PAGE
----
Hydropower systems build pressure either by containing the water behind a dam, or within a pipe that runs down a hill. The weight of the water behind the dam or in the pipe creates pressure at the bottom. More height creates more pressure, and more pressure means we can get more power from the flow of water. (The technical term for this vertical distance is Head.)

The Two Major Designs for Hydropower

Most hydroelectric systems can be classified into one of two groups:

Reservoir Hydro Systems

Most people visualize a Reservoir system when they hear the term “hydroelectric project.” Reservoir systems can easily be recognized by the large dam that creates a sizeable lake behind it. Examples include Srisailam Dam & Nagarjuna sagar Dam in Andhra Pradesh, and the massive Three Gorges Dam in China.

Run -of-the-River (Run of River) Systems

In many respects, Run -of-the-River Hydro (also known as Run of River) systems are the opposite of Reservoir systems. There are no dams and lakes, only diversion systems that direct a portion of a stream or river through the hydroelectric turbine. Run -of-the-River systems are typically installed on smaller streams and rivers, and generate less power than large Reservoir systems. They are rapidly gaining popularity due to their ease of installation and small ecological footprint.

In contrast to Reservoir designs, Run -of-the-River Hydro projects use a completely different approach. First, there is no dam or reservoir. Instead of a dam, Run -of-the-River Hydro systems use a diversion to channel some of the water from a stream into a pipe that supplies the water turbine. The rest of the stream water continues past the diversion down its natural path.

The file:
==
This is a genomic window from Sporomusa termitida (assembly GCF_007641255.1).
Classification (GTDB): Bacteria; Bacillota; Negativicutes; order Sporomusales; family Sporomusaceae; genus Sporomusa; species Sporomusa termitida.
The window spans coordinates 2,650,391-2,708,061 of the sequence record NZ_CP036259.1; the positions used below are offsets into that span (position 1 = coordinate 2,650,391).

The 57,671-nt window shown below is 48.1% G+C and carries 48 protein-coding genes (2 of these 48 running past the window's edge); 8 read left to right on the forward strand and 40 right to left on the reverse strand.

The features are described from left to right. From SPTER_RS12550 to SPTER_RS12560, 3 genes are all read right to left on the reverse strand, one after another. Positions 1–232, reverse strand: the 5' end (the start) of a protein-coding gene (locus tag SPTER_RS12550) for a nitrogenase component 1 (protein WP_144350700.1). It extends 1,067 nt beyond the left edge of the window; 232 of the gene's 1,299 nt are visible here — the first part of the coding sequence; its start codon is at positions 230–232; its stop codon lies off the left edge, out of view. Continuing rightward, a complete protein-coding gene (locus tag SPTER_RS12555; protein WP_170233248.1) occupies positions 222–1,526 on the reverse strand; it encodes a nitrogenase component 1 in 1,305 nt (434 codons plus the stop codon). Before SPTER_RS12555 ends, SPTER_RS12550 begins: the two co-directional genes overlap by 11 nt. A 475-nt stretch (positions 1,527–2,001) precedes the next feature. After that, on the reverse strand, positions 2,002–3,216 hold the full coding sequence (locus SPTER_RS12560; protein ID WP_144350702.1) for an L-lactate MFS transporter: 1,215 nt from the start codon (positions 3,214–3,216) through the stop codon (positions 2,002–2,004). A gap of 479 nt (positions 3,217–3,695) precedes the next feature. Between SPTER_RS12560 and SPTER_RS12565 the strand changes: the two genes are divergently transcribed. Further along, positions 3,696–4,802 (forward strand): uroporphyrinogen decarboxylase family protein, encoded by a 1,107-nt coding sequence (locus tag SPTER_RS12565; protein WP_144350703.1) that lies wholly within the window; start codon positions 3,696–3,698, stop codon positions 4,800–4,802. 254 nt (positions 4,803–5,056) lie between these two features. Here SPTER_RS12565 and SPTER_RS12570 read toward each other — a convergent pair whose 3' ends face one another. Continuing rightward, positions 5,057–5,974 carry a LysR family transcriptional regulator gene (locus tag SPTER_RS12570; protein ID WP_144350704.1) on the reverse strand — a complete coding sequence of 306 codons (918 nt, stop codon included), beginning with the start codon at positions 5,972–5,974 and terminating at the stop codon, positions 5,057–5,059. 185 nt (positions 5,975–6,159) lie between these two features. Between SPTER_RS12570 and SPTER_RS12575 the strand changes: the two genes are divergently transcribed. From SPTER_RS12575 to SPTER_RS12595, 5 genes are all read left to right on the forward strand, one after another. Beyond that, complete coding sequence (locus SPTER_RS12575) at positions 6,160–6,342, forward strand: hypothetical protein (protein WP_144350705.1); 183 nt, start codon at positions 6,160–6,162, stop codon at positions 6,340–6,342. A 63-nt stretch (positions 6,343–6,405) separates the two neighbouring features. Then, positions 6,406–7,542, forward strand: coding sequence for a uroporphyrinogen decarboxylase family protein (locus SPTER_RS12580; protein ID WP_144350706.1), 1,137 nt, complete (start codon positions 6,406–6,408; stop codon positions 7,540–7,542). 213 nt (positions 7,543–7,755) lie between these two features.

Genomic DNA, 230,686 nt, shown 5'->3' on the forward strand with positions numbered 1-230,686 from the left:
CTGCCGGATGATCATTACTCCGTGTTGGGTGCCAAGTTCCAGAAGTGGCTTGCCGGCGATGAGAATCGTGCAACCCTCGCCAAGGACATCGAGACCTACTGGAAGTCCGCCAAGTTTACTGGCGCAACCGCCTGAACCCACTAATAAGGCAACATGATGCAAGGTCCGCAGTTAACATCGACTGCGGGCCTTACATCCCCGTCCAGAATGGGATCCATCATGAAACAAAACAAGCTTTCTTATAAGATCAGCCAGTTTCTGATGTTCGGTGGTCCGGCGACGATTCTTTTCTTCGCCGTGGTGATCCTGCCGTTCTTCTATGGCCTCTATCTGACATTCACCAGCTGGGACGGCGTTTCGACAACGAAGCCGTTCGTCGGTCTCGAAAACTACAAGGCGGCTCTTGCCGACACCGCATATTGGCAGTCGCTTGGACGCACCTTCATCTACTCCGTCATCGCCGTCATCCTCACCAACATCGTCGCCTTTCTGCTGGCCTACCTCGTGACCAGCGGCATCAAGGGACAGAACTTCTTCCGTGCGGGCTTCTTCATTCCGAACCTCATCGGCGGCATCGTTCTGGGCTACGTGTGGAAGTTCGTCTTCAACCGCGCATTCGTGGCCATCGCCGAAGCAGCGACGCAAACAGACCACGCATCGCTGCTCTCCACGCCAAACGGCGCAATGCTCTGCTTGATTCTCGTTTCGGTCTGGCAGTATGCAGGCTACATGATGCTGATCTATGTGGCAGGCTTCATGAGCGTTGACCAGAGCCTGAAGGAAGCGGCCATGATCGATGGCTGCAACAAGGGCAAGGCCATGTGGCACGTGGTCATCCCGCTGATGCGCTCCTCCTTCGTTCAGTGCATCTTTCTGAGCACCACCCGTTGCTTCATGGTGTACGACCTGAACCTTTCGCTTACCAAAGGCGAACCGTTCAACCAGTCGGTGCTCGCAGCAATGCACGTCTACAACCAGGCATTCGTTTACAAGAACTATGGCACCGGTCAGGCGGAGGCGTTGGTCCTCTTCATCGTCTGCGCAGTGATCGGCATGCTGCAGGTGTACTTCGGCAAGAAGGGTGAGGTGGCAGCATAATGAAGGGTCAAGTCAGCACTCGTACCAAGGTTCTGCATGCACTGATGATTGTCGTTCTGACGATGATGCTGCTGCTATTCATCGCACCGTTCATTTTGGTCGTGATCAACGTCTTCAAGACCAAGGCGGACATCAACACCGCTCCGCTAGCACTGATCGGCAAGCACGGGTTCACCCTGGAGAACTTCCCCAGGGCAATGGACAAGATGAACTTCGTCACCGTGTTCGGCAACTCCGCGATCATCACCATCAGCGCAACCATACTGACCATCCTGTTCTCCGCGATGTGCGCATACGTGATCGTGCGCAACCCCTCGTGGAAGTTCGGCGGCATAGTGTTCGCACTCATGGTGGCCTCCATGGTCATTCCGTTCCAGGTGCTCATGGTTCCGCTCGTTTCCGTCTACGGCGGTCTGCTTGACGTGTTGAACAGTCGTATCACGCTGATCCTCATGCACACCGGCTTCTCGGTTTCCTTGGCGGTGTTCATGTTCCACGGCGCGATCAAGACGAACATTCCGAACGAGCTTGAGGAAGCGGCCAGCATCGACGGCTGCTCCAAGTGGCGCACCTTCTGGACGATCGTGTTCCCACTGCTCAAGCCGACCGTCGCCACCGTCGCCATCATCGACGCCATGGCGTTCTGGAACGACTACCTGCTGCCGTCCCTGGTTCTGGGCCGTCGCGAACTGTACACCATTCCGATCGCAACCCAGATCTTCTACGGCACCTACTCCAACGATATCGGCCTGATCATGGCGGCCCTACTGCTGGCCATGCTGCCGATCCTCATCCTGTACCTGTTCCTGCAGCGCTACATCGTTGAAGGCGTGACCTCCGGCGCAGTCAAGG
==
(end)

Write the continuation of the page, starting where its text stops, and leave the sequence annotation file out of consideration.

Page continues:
How Run -of-the-River Hydro Works

The diverted water flows down a pipeline (known as a penstock), passing through a turbine to generate electricity, and then recombining with the original stream. As we discussed earlier, this pipeline is used to contain the water to build high pressure at the bottom where it enters the turbine.

In effect, Run -of-the-River Hydro systems “borrow” a portion of the stream’s water to produce power, returning it to the stream after the energy is extracted. Unlike the Reservoir system, Run -of-the-River Hydro does not change the natural course of the stream or store water for future use.

This creates a couple of disadvantages. First, without a reservoir there is no reserve capacity for peak load periods. Second, because not all the water from the stream is being used to generate electricity, the output of the hydroelectric system is less than it could be with a Reservoir system.

But Run -of-the-River Hydro has many advantages. First, these systems help resolve the two major disadvantages of the Reservoir system: fish migration and flooding. The stream still flows in parallel with the hydro system, providing an unencumbered path for fish migration. And since there is no reservoir, habitat flooding is not an issue.

Another example of a Run -of-the-River Hydroelectric powerhouse. Notice the pipeline feeding into the rear of the powerhouse.

Because most Run -of-the-River Hydro systems are smaller – typically less than 30 megawatts – they occupy very little space and tend to blend into the environment. This makes them ideal for smaller streams and rivers where a Reservoir system wouldn’t be appropriate. A side benefit is that transmission lines are much shorter; in fact, they often reduce transmission losses by providing locally generated power instead of requiring lines from large generating plants that may be hundreds of miles away.

These are important considerations today, as potential sites for large reservoir systems are extremely limited. There are thousands of smaller streams that could be used for Run -of-the-River Hydro with minimal visual and environmental impact.